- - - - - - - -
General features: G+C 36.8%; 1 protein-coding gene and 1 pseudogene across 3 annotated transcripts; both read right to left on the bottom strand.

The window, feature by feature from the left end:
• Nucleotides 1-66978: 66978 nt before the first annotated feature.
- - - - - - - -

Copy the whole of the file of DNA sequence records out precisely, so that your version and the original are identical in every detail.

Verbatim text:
General features: G+C 36.8%; 1 protein-coding gene and 1 pseudogene across 3 annotated transcripts; both read right to left on the bottom strand.

The window, feature by feature from the left end:
• Nucleotides 1-66978: 66978 nt before the first annotated feature.